Marissa Bell Toffoli

Interview With Writer Josh Weil

In books, fiction, novellas, short stories, writing on April 11, 2010 at 1:22 pm


Josh Weil. Photo by Ben Weil.

An introduction to the author of The New Valley. Josh Weil shares a bit about himself, and his thoughts on writing. Weil’s book The New Valley, a trio of novellas, was a New York Times Editors’ Choice, and winner of the Sue Kaufman Prize for First Fiction from The American Academy of Arts and Letters. He has stories forthcoming in Glimmer Train and Appalachian Heritage, and an essay in The New York Times.
Quick Facts on Josh Weil:

  • Josh Weil’s website:
  • Lives in his Virginia cabin much of the year, but currently in Baltimore, Maryland
  • Comfort food: Popovers, mashed potatoes, liver and onions
  • Top reads: Returning to Earth by Jim Harrison, The Crossing by Cormac McCarthy, Like You’d Understand, Anyway by Jim Shepard, Beloved by Toni Morrison, and Absalom, Absalom! by William Faulkner
  • Current reads: Poachers by Tom Franklin, Blue Colonial by David Roderick

What are you working on?
A novel called The Great Glass Sea set in northern Russia. A collection of short stories called The Age of Perpetual Light.

Whom do you picture as the ideal reader of your work?
Me. I write what I think I would want to read. If I tried to imagine a reader…there’s no way I could know what a reader would want.

Where and when do you prefer to write?
Always in the morning, early. I have a very specific routine, so much so it’s almost become a crutch. I like to be sitting at my desk before it’s light out or else I get bothered. I drink coffee in a certain diner mug, wear the same kind of outfit, put earplugs in. As the earplugs expand I feel the rest of the world go away. I’m usually down at my cabin in Virginia. I’ve gotten more and more tied to writing there, where my window looks over a vegetable garden and an old cattle gate. I can see down the pasture.

I hate writing in the city, partially because of the noise, but mainly because I like to be in the middle of something and then get up, go for a walk, think, and talk to myself without worrying about running into people. In the city I’m more likely to see people I know. I love my friends, but I spend all my time with them, and stay out late, which makes it hard to wake up early and work. So, I prefer to be at the cabin, but that may not work well for me in the long-term, as a life.

What do you listen to when you work?
Actually, sometimes I put my earplugs in and then put headphones on over that and listen to music. I don’t listen to music when I’m writing a first draft, in the creation phase. Occasionally, I listen to music when I’m editing or outlining—it either has to have words in a language I can’t understand or be instrumental. I like the Friends of Dean Martinez, Ayub Ogada, Dirty Three.

Do you have a personal philosophy for why you write?
It’s really selfish. I write because I like telling stories, and when it’s going well there is no high like it. It is an entirely different experience from anything else I’ve ever done. I fall in love with my characters—they’re not real people, but I feel like I’ve given birth to them. Writing is a really powerful experience. I try to write about things I think are important.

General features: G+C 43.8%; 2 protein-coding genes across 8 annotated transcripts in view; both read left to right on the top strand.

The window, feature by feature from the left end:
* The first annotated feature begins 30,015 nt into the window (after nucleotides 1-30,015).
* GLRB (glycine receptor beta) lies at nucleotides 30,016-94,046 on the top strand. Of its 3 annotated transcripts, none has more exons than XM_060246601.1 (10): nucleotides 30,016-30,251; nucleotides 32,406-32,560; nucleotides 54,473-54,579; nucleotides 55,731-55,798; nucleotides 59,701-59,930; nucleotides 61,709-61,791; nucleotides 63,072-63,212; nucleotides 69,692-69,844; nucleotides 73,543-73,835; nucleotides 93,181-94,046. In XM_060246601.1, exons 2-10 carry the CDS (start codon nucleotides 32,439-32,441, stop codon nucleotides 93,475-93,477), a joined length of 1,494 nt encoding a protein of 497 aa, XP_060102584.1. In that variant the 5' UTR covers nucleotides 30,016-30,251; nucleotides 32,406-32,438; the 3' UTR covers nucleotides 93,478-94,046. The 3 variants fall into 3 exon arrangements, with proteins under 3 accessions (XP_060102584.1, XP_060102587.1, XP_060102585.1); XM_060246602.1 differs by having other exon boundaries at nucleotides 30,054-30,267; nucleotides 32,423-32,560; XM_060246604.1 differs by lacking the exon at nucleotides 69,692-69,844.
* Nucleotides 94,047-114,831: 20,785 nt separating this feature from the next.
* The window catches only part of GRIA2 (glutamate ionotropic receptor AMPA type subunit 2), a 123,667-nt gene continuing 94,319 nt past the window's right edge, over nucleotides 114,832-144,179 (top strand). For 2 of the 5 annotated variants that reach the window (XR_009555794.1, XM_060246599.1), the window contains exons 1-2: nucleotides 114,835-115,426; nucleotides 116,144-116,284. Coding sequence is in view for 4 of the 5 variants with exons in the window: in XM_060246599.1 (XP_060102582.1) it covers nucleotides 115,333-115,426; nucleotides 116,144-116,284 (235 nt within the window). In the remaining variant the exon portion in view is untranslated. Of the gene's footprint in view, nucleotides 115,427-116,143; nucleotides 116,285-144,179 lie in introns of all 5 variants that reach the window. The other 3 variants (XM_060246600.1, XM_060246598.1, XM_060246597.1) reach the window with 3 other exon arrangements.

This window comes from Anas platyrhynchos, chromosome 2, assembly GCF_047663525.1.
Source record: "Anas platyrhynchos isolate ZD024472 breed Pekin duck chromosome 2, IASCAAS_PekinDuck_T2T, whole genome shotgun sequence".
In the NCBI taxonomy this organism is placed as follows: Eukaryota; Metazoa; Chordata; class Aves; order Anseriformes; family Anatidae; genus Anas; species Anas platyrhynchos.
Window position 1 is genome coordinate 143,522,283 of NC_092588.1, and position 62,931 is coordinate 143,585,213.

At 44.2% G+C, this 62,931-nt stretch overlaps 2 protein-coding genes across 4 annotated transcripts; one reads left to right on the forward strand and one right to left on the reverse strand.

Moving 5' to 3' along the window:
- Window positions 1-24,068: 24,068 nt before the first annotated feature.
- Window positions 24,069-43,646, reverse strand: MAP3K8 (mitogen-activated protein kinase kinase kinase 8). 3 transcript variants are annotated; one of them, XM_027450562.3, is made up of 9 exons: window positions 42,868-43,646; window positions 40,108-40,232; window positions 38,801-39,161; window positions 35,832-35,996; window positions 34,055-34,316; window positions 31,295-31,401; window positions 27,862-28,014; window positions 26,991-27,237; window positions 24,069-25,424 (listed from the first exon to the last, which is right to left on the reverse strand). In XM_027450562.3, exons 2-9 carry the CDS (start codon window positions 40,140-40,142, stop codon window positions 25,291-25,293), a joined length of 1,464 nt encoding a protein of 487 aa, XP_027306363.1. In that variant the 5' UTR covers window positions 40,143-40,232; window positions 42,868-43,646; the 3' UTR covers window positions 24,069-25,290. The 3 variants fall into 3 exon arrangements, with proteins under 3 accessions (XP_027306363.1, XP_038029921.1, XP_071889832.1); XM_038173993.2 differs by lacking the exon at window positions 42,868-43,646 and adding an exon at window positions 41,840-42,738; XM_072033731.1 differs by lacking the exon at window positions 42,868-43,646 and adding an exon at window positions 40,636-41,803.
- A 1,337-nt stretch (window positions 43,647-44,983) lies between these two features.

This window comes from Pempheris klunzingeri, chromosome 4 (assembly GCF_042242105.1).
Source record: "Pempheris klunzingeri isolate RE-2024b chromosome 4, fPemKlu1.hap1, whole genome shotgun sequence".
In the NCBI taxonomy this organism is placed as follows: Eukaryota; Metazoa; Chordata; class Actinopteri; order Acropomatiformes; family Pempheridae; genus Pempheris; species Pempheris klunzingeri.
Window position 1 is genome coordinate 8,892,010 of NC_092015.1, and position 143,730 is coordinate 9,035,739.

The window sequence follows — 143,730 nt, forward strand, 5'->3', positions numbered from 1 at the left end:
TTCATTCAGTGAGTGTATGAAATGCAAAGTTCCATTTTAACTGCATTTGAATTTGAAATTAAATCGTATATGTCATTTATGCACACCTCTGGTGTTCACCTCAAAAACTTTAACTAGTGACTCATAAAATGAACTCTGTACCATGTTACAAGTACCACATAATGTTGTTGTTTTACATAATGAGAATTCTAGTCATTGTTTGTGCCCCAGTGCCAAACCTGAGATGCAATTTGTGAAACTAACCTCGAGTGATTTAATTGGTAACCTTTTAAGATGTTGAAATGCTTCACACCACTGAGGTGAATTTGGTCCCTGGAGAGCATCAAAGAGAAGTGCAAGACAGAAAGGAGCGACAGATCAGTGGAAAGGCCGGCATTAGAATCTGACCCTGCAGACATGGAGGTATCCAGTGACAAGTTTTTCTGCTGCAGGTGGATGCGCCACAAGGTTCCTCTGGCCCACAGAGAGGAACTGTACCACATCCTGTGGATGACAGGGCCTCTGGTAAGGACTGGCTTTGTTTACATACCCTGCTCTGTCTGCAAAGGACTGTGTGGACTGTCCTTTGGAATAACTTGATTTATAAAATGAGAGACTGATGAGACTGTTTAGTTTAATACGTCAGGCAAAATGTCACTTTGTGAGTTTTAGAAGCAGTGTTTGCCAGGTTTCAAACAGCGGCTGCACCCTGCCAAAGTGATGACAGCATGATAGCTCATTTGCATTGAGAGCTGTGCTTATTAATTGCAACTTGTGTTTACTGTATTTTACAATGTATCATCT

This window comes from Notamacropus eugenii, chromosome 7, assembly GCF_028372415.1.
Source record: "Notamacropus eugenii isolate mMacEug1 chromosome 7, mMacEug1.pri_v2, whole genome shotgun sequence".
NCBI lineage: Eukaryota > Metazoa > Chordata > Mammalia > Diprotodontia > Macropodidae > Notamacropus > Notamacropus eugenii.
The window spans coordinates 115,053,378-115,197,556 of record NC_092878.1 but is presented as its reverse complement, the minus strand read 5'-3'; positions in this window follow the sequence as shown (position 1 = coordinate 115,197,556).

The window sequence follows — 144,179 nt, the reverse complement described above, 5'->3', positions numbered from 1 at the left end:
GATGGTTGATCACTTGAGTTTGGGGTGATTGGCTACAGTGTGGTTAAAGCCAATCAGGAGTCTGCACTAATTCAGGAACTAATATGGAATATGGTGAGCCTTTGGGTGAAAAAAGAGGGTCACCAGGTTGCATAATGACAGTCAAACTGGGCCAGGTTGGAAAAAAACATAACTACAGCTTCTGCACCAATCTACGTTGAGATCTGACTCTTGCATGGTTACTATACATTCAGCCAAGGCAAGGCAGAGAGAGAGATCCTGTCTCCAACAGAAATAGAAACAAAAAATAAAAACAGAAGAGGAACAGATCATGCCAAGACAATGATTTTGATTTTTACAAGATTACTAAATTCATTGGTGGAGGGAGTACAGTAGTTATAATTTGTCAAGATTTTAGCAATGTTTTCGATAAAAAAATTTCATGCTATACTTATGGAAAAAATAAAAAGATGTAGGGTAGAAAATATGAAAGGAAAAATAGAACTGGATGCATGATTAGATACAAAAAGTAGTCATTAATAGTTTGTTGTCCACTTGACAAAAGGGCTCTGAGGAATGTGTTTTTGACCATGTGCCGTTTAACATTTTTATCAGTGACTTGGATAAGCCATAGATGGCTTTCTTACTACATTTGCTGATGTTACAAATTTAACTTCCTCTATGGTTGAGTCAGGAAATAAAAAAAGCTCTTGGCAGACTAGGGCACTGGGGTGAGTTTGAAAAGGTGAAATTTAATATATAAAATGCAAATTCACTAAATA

I would miss writing too much to not do it.

Which authors would you love to see your work shelved alongside?
Jim Shepard, Cormac McCarthy, William Faulkner, Toni Morrison, Alice Munro, Jim Harrison. I have some buddies who I think are going to be some of the great writers of this generation. It makes me happiest to think I’m going through this with them, I’ll be on the shelves with them: Paul Yoon, Bret Anthony Johnston, Benjamin Percy.

Is there a quote about writing that motivates you?
“Write what scares you. If what you’re writing doesn’t frighten you at least a little bit, you probably shouldn’t be writing it.” A former professor of mine, Vincent Cardinal, told me this (of course, the wording might have been a bit different). It’s guided me.

What advice would you give aspiring writers?
Write what you absolutely have to write, the thing that will bust you open from the inside if you don’t get it out. Keep writing it, and keep writing it; let yourself love it. Especially while you’re first getting it out. If you don’t, no one else will.

What’s the best advice you’ve been given?
Find the wound in a character. Write from that.

Remember everybody wants something, always.

Write what you need to be writing. For instance, with the novellas I worked on I never even imagined they would be published; I just needed to write them.

What’s an unusual question you’ve been asked about your writing?
What is my comfort food. No, actually, when I’ve read the story “Ridge Weather,” I’ve been asked if I ever wanted to commit suicide.

When not writing, what do you like to do?
I like swimming in rivers—I don’t get to do enough of that. I love movies. I love eating, especially going to dive-y ethnic joints. I like to cook. I love hosting big dinner parties.

About Josh Weil
Josh Weil, author of The New Valley, was awarded the Kaufman Prize for First Fiction from The American Academy of Arts and Letters; the New Writers Award from the GLCA; and a “5 Under 35” Award from the National Book Foundation. He has received fellowships from the Gilman School, the MacDowell Colony, the Bread Loaf and Sewanee Writers’ Conferences, and the Fulbright Foundation.

(Interview first published on in April 2010.)

[Toffoli, Marissa B. “Interview With Writer Josh Weil.” Words With Writers (2010),]

The New Valley by Josh Weil (Grove Press, 2009)

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